Tom Kite guest starred in the episode as himself.[2] He said that he "really enjoyed" recording his parts for it. "It was a lot of fun trying to imagine exactly what Homer's golf swing is going to look like. My number one fear is that Homer will end up having a better golf swing than I do—heaven forbid!", he added.[6]

Reception[edit]

In its original broadcast, "Scenes from the Class Struggle in Springfield" finished 64th in the ratings for the week of January 29 to February 4, 1996, with a Nielsen rating of 8.8.[7] The episode was the fifth-highest-rated show on the Fox network that week, following The X-Files, Beverly Hills, 90210, My Cousin Vinny, and Married... with Children.[7]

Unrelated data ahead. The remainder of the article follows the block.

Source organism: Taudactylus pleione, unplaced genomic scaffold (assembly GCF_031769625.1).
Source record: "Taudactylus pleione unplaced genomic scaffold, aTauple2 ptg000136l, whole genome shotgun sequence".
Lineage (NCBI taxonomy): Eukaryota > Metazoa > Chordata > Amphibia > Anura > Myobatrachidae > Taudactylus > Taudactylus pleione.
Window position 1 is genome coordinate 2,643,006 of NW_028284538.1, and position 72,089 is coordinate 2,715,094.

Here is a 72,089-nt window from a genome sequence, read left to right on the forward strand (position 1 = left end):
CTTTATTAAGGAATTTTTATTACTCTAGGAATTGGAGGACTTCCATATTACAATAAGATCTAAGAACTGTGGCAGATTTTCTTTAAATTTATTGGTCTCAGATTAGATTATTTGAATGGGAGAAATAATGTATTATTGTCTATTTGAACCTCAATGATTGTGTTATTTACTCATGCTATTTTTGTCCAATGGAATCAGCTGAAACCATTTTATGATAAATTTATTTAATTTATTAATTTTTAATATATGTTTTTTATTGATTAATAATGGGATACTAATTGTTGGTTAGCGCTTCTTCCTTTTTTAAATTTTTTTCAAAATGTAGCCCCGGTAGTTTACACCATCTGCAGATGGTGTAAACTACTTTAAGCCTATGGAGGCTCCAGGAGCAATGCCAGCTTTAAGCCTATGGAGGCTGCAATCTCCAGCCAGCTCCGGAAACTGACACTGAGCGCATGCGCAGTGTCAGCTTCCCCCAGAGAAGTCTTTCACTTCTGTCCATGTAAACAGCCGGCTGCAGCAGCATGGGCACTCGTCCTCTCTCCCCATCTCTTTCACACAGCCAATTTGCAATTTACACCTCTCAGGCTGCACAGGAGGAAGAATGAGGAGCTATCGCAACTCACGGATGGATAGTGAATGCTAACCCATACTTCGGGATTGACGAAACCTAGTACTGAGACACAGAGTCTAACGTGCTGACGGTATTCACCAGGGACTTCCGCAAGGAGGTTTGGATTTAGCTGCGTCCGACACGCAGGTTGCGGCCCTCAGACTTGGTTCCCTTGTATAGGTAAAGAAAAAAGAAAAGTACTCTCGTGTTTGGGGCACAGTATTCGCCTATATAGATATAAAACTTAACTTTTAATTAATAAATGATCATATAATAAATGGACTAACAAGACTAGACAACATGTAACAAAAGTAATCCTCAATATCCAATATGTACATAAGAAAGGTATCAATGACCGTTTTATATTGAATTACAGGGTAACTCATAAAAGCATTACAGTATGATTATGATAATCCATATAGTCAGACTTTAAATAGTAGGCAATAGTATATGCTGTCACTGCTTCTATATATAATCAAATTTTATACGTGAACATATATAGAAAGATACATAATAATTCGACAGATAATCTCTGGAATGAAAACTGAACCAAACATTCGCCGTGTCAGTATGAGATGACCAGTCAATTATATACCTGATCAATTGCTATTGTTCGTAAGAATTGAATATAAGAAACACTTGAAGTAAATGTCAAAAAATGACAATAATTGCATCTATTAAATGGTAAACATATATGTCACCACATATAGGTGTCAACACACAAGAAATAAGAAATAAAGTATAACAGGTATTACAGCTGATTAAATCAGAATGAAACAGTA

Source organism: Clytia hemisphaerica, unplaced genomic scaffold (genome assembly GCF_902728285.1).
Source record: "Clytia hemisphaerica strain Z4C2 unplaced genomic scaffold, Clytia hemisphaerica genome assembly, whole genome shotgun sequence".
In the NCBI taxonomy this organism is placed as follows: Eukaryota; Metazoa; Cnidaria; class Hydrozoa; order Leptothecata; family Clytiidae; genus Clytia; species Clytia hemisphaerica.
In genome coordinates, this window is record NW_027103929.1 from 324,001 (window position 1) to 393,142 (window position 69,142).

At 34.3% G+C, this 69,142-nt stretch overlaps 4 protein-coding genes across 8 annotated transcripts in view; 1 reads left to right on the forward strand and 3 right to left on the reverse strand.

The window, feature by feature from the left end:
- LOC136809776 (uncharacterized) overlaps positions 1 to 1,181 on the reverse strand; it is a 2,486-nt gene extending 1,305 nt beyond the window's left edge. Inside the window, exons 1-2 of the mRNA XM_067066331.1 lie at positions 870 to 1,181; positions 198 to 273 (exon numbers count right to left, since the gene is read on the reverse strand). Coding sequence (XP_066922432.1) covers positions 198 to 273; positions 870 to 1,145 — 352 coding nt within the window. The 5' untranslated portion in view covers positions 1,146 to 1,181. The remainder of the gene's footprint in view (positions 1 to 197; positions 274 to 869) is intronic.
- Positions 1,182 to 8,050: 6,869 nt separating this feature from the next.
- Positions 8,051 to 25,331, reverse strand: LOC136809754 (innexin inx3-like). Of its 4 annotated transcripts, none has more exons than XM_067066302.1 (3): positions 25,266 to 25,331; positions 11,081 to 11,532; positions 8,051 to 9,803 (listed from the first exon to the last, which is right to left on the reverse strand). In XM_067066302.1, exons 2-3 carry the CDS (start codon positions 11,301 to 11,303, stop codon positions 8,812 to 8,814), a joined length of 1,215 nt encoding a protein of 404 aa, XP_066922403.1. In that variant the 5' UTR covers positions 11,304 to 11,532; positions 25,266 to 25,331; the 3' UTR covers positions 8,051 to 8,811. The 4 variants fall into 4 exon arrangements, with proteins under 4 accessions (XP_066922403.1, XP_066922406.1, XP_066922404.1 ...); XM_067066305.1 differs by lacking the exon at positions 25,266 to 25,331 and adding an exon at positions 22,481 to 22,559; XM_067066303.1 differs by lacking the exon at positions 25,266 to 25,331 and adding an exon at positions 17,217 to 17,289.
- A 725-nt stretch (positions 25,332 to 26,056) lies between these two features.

Since airing, the episode has received mostly positive reviews from television critics. Warren Martyn and Adrian Wood, authors of the book I Can't Believe It's a Bigger and Better Updated Unofficial Simpsons Guide, summed it up as follows: "Marge looks great in her Chanel, the golf scenes between Homer and Mr. Burns are brilliant, and there are many true, touching moments as Marge struggles valiantly to improve herself. Yet again, it's tempting for the viewer to urge Marge on and get the hell away from the family."[2] DVD Movie Guide's Colin Jacobson said that he does not know if he "accepts" the episode as being "in character" for Marge. He said that it borrows liberally from The Flintstones, but he "likes it anyway". Jacobson added that the episode "jabs the idle rich nicely", and he enjoyed the golf scenes with Homer.[8] Jennifer Malkowski of DVD Verdict considered the best part of the episode to be Mr. Burns's demand for his tires to be revulcanized at the gas station. She concluded her review by giving the episode a grade of B.[9] The authors of the book Homer Simpson Goes to Washington, Joseph Foy and Stanley Schultz, wrote that in the episode, "the tension of trying to demonstrate a family's achievement of the American Dream is satirically and expertly played out by Marge Simpson".[10]